On this night seventy five years ago (approximately 2330 5th June), my grandfather, Corporal Jack Carter, 1st Battalion, South Lancashire Regiment, 3rd Infantry Division, his friends and thousands of others just like them ,would have been preparing for the beginning of the invasion of northern Europe. He was 21 years old and was part of a mortar team who, in the early hours of 6th June 1944, landed as part of the first assault wave on Sword beach.
I have visited the Normandy beaches, have walked the ground that my grandfather and thousands like him fought over and it is a sobering experience. Even now, over seven decades on, the remaining bunkers, strongpoints and gun battery emplacements present an ominous picture of just what these young men faced.
Sat here in my home safe and living in, for the most part, a continent of peace, I am contemplating the bravery, not only of the soldiers, seaman and airman, but also of the families, loved ones and friends of those who took part in the invasion.
What dread must have gripped the hearts of those who said goodbye in the days approaching 5th June as they kissed and hugged their loved ones, quite possibly for the last time. I think of the parents, wives, sweethearts and children of those men sent to fight and can only wonder at what they must have felt as they heard the heavy aircraft flying over head in the early hours of 6th June. Most, I am certain, would have been praying for the safe return of their family members, loved ones and friends.
I try and put myself in the place of my grandfather but of course I cannot. I can only imagine how it might have felt crossing that rough sea, cramped, scared and not knowing if I was going to survive even the first moments of landing on the beach, let alone the whole war. They must have been absolutely terrified, yet for family, for each other and for themselves, they did it anyway. That, to me at least, is true courage.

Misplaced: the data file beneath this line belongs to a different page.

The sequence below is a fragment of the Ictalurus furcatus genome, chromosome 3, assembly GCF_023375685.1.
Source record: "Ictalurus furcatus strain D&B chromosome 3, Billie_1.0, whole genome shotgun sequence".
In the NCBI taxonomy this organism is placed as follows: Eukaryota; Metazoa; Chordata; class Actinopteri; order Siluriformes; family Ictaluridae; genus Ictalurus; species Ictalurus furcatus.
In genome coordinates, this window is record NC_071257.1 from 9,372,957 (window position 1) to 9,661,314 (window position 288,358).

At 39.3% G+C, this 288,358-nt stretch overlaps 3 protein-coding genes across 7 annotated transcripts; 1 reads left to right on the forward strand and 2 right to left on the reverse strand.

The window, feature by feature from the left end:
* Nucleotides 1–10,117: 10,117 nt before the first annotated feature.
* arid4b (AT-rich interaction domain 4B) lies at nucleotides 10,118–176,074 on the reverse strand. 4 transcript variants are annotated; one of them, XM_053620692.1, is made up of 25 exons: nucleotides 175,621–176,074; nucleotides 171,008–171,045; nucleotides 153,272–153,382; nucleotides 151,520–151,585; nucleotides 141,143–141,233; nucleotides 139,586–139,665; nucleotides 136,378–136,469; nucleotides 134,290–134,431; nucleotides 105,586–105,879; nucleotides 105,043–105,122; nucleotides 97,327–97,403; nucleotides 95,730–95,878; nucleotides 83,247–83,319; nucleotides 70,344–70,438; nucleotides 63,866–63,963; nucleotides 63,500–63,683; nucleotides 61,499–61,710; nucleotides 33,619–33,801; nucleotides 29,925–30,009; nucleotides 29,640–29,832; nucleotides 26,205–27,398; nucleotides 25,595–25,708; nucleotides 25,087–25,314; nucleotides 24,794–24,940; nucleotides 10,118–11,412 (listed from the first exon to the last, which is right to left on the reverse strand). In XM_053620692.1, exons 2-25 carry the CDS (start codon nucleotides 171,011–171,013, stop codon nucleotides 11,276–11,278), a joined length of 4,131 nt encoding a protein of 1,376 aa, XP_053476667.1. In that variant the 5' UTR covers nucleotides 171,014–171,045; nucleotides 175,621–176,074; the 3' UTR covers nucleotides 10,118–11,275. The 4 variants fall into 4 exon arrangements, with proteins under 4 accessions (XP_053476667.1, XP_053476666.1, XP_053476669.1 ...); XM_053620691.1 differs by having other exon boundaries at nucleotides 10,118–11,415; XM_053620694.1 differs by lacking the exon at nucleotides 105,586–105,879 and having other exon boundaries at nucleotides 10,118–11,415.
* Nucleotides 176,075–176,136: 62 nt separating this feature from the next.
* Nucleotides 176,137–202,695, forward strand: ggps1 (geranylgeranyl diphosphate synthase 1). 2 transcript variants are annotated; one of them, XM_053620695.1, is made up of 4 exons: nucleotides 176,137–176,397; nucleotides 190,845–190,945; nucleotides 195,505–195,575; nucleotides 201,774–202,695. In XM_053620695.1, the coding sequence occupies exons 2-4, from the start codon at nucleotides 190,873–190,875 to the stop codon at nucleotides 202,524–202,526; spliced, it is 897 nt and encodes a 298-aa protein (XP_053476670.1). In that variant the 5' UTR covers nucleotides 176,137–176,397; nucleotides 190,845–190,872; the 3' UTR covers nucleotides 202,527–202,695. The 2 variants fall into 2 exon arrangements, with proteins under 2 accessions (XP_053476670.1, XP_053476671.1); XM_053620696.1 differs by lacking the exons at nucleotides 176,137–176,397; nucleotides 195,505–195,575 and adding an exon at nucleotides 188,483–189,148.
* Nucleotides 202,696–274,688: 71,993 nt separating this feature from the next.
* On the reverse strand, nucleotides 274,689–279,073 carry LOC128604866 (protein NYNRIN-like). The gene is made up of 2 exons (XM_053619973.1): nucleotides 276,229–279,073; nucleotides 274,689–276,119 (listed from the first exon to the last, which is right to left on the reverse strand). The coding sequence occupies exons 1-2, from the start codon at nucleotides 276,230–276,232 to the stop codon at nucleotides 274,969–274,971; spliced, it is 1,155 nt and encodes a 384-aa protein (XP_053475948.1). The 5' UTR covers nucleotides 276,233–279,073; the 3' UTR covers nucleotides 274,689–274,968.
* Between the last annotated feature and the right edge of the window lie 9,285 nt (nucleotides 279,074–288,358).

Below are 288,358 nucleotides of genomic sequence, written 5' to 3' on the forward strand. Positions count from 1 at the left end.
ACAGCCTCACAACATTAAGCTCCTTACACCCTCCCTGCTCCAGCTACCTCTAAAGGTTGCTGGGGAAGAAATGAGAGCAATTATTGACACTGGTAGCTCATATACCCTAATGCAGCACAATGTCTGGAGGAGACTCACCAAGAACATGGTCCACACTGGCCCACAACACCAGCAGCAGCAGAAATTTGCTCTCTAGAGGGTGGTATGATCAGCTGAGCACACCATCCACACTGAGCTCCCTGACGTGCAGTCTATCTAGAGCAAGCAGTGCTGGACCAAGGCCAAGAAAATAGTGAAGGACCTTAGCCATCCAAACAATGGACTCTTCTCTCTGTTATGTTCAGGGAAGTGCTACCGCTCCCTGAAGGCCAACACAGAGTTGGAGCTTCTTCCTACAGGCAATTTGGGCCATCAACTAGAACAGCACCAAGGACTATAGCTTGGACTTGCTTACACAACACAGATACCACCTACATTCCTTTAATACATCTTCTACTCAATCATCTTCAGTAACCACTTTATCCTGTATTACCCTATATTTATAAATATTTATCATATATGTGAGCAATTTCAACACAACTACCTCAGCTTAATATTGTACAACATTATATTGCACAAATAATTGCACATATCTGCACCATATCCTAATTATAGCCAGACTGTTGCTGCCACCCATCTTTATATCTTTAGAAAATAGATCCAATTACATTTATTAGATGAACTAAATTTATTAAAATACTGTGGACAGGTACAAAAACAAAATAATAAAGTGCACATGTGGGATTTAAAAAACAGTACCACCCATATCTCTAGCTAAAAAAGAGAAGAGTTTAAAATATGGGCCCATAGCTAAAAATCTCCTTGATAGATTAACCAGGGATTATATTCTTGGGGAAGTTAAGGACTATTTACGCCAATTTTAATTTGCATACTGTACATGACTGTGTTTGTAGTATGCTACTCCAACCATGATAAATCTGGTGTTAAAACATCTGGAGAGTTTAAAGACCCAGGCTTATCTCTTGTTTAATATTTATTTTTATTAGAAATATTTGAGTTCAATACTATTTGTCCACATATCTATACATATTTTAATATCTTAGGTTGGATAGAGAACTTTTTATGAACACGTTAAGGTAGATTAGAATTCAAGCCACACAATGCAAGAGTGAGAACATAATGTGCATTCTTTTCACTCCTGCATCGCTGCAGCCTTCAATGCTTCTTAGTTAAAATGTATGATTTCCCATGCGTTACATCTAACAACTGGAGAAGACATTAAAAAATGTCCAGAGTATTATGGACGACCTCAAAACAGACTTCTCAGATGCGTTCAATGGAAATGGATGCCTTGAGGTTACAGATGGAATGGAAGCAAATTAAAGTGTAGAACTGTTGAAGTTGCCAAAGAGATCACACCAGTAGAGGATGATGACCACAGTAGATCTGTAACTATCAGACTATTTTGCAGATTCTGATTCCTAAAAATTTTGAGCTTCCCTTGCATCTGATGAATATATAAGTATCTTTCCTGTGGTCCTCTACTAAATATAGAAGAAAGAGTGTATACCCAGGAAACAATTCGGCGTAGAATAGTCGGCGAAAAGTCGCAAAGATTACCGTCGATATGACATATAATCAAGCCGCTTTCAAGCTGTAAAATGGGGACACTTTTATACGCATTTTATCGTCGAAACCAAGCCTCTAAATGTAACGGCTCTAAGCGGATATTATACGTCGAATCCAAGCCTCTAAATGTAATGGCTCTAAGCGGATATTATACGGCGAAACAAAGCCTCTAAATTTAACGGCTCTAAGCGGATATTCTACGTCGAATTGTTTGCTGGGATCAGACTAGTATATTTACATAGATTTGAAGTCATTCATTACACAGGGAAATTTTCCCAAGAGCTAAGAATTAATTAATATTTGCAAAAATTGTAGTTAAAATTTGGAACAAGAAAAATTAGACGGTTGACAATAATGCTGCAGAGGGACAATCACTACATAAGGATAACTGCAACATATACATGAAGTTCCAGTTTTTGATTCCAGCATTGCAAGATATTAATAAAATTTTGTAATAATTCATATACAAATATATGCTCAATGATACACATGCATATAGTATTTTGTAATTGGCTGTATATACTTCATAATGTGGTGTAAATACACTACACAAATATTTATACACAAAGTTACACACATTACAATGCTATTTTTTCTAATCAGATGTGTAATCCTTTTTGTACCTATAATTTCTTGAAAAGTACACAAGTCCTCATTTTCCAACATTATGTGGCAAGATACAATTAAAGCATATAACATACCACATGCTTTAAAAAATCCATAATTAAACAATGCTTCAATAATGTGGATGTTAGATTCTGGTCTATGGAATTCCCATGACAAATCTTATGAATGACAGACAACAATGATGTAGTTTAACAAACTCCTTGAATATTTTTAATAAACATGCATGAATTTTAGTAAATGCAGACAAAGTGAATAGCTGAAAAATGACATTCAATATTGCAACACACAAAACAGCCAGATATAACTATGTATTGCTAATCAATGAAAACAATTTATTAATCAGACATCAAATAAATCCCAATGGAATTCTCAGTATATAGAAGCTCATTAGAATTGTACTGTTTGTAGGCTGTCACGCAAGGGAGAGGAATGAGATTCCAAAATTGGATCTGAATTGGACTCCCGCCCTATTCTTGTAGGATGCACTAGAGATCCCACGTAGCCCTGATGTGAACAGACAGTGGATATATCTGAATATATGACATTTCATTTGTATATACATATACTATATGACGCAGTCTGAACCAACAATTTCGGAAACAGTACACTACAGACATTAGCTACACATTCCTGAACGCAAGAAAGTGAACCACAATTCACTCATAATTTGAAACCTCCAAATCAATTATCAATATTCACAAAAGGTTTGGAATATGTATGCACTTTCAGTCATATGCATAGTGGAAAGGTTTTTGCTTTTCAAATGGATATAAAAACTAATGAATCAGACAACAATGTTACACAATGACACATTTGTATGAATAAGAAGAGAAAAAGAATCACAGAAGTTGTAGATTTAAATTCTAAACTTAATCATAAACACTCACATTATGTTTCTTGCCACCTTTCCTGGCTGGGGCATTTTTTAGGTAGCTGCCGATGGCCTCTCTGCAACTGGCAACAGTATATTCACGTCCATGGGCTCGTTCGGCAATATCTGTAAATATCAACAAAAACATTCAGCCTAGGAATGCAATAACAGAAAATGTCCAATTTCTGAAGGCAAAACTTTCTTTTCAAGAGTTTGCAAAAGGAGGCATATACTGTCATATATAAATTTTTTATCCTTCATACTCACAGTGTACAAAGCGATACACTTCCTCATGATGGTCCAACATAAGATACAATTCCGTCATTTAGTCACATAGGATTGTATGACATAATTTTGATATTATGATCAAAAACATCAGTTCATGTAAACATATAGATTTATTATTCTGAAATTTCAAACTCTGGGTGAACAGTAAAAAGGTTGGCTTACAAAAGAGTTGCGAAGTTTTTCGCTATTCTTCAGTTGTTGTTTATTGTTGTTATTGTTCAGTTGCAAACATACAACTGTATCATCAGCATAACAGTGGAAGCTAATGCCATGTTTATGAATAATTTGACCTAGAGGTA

Around three hundred veterans of the D-day landings are now, as I write this, travelling by ship over the channel following almost the same route they travelled on 6th June 1944. What memories that trip must conjure.
Every anniversary of D-day is of course going to be emotional for all of the veterans. However, I imagine that this year in particular, with the world watching on, will perhaps be the most poignant of all. I am certain that they will remember their friends as they were in life and of the happy times. But I also imagine they will be mourning their friend’s birthdays never celebrated, experiences never shared and dreams never fulfilled.
I hope they find peace in their memories and know, I mean really know, that we appreciate what they and the rest of their generation sacrificed to enable us to live in peace.
My grandfather did survive. He was wounded in action in Caan two weeks into the offensive and was evacuated back to England. He never spoke about the war, at least I never remember him doing so. But I do remember even as a boy and young teenager occasionally catching him with a distant gaze as he sat in his comfy chair. It was never angry, never happy but never sad, it simply seemed to be the haunted gaze of distant memory. It’s only now I’m an adult that I really appreciate what he might have been remembering and the significance of those memories.